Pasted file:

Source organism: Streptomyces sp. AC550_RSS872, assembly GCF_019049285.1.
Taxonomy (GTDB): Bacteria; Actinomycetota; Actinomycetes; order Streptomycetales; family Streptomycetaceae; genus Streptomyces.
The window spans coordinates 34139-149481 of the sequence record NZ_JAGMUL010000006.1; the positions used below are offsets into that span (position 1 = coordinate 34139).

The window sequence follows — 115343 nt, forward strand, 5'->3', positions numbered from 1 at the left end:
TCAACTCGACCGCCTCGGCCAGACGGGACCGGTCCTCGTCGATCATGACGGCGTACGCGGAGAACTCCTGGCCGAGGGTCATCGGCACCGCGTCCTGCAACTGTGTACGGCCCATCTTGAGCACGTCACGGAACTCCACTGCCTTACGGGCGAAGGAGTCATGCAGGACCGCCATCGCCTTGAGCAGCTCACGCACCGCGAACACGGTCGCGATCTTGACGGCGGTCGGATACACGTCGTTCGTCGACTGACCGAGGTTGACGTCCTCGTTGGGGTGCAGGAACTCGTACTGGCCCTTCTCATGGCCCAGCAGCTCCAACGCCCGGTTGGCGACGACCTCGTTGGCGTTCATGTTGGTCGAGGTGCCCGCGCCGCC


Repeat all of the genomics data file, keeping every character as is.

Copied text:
Source organism: Streptomyces sp. AC550_RSS872, assembly GCF_019049285.1.
Taxonomy (GTDB): Bacteria; Actinomycetota; Actinomycetes; order Streptomycetales; family Streptomycetaceae; genus Streptomyces.
The window spans coordinates 34139-149481 of the sequence record NZ_JAGMUL010000006.1; the positions used below are offsets into that span (position 1 = coordinate 34139).

The window sequence follows — 115343 nt, forward strand, 5'->3', positions numbered from 1 at the left end:
TCAACTCGACCGCCTCGGCCAGACGGGACCGGTCCTCGTCGATCATGACGGCGTACGCGGAGAACTCCTGGCCGAGGGTCATCGGCACCGCGTCCTGCAACTGTGTACGGCCCATCTTGAGCACGTCACGGAACTCCACTGCCTTACGGGCGAAGGAGTCATGCAGGACCGCCATCGCCTTGAGCAGCTCACGCACCGCGAACACGGTCGCGATCTTGACGGCGGTCGGATACACGTCGTTCGTCGACTGACCGAGGTTGACGTCCTCGTTGGGGTGCAGGAACTCGTACTGGCCCTTCTCATGGCCCAGCAGCTCCAACGCCCGGTTGGCGACGACCTCGTTGGCGTTCATGTTGGTCGAGGTGCCCGCGCCGCC